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Lipedema Research—Quo Vadis?

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Lipedema Research—Quo Vadis?
When studying the current literature, one might get the impression that lipedema is a “modern” disease, with increasing incidence and augmenting prevalence throughout Western countries during the last decade. However, a quick look into older textbooks shows that disproportionate accumulation of fat in female bodies has long been known without being recognized as an independent disease. Nevertheless, it was not until 1940 that Allen and Hines described a “syndrome characterized by fat legs and orthostatic edema” in a seminal publication. The mere awareness that people who have lipedema are not just overweight but suffer from a yet poorly defined pathological condition, may be considered a decisive leap forward in the understanding of lipedema. A number of comprehensive publications have since dealt with the clinical presentation of lipedema and have provided the first clues towards the potential pathological mechanisms underlying its initiation and progression. Nevertheless, despite all effort that has been undertaken to unravel lipedema pathology, many questions have remained unanswered. What can be deduced with certainty from all experimental and medical evidence available so far is that lipedema is neither a cosmetic problem nor is it a problem of lifestyle but should be accepted as a serious disease with yet undetermined genetic background, which makes women’s lives unbearable from both a physical and psychological point of view. To date, results from clinical inspections have led to the categorization of various types and stages of lipedema, describing how the extremities are affected and evaluating its progression, as demonstrated by skin alterations, adipose tissue volume increase and physical and everyday-behavioral impediments. There is accumulating evidence showing that advanced stages of lipedema are usually accompanied by excessive weight or obesity. Thus, it is not unreasonable to assume that the progression of lipedema is largely driven by weight gain and the pathological alterations associated with it. Similarly, secondary lymphedema is frequently found in lipedema patients at advanced stages. Needless to say, both conditions considerably blur the clinical presentation of lipedema, making diagnosis difficult and scientific research challenging. The present literature review will focus on lipedema research, based on evidence fromex vivo and in vitro data, which has accumulated throughout the last few decades. We will also open the discussion as to whether the currently used categorization of lipedema stages is still sufficient and up-to-date for the accurate description of this enigmatic disease, whose name, strangely enough, does not match its pathologic correlate.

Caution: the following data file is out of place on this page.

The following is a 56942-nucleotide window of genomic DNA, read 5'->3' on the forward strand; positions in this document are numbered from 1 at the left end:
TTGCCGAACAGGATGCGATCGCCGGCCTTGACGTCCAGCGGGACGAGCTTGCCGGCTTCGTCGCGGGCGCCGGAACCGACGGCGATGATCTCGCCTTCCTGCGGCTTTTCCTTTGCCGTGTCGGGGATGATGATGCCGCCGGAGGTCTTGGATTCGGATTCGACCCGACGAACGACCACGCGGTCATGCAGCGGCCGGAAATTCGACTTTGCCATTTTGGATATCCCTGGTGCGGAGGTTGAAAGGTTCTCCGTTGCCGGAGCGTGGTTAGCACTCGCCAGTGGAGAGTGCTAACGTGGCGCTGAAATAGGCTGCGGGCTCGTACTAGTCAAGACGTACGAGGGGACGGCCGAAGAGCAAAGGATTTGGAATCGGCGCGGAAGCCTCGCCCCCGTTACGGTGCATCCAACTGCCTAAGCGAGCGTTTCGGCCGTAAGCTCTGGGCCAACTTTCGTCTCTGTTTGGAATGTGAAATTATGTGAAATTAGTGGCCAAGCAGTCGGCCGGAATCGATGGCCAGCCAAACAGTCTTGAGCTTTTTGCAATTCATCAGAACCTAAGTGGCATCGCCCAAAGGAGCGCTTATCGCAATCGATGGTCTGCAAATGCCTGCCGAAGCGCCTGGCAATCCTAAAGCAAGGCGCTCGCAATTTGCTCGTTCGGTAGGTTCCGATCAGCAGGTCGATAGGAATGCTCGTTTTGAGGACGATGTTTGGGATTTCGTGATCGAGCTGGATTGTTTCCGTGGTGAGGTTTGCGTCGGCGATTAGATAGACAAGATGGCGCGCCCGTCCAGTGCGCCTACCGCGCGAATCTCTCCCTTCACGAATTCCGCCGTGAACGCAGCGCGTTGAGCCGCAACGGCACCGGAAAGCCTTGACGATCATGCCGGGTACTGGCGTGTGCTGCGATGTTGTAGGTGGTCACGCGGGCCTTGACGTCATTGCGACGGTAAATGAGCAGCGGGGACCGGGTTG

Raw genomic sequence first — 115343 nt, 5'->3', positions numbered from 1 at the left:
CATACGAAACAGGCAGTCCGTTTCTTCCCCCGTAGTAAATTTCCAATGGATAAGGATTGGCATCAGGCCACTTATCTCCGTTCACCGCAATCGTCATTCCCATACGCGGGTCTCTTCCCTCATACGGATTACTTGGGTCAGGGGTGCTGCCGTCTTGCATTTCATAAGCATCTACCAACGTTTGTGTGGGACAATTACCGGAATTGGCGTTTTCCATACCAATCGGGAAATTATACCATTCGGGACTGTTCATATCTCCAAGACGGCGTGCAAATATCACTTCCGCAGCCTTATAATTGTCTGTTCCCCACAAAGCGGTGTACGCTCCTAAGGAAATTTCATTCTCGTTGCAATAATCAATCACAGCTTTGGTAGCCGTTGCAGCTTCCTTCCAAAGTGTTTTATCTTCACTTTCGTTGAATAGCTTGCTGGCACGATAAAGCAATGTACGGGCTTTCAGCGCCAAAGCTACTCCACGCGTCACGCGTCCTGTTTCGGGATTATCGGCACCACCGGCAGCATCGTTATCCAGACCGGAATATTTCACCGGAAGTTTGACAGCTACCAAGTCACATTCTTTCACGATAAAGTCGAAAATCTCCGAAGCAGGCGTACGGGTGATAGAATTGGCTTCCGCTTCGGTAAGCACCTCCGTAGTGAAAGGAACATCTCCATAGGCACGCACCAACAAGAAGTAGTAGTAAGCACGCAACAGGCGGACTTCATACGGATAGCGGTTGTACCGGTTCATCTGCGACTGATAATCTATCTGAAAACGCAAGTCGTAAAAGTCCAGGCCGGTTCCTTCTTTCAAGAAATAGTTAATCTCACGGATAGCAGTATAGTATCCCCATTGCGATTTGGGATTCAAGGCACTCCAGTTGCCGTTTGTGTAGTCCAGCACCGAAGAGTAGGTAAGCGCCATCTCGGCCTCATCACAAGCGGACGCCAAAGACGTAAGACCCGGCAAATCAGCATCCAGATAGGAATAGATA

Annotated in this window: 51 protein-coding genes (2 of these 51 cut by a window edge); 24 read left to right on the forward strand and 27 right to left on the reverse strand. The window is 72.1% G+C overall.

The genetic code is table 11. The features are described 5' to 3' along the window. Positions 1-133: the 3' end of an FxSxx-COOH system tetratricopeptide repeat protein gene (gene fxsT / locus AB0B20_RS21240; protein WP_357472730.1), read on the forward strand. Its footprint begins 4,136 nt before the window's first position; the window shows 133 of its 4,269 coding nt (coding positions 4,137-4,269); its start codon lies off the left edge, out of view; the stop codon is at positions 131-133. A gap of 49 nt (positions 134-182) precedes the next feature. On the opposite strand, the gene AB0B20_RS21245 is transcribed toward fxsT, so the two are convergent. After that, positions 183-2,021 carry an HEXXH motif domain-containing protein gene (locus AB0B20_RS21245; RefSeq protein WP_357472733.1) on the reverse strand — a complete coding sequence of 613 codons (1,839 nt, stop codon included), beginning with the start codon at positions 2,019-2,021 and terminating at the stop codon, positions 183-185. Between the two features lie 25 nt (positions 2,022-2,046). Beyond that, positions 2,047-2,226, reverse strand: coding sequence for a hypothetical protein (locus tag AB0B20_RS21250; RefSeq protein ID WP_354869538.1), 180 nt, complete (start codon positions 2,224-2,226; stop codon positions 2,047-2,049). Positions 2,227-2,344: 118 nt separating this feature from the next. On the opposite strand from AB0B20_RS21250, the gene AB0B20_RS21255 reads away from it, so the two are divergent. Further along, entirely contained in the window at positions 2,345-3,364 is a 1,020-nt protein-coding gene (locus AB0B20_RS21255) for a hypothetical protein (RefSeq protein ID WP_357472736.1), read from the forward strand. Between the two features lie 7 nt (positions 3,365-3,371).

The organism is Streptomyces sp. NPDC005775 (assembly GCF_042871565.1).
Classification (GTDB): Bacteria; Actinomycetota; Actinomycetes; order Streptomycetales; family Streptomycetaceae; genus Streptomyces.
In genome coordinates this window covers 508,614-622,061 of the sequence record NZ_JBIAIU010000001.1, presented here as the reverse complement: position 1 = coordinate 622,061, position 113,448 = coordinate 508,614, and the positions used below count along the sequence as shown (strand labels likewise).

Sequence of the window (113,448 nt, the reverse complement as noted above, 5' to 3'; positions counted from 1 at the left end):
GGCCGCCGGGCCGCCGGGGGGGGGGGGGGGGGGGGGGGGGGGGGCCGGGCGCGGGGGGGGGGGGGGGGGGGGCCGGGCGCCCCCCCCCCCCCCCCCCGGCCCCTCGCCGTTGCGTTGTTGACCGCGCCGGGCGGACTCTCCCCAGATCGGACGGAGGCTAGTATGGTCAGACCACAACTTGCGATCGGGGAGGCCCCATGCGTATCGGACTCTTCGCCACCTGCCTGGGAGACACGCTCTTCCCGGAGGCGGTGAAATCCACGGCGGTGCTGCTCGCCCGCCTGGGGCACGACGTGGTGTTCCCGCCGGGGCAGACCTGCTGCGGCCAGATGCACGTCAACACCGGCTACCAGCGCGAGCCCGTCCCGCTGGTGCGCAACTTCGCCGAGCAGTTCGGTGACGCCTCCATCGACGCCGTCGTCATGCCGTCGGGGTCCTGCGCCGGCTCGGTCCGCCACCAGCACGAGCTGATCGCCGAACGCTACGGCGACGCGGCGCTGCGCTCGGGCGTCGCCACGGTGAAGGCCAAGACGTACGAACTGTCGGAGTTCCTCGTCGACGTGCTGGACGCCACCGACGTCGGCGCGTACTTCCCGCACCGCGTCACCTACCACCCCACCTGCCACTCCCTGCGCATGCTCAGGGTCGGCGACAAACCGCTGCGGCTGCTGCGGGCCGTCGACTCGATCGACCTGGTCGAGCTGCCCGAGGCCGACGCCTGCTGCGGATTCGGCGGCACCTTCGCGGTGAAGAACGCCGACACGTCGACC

Journal of Personalized Medicine
1/3/23, 1:58 PM
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Number: 1 Publisher: Multidisciplinary Digital Publishing Institute
Ernst, A. M., Bauer, H., Bauer, H.-C., Steiner, M., Malfertheiner, A., & Lipp, A.-T. (2023). Lipedema Research—Quo Vadis? Journal of Personalized Medicine, 13(1), 98. https://doi.org/10.3390/jpm13010098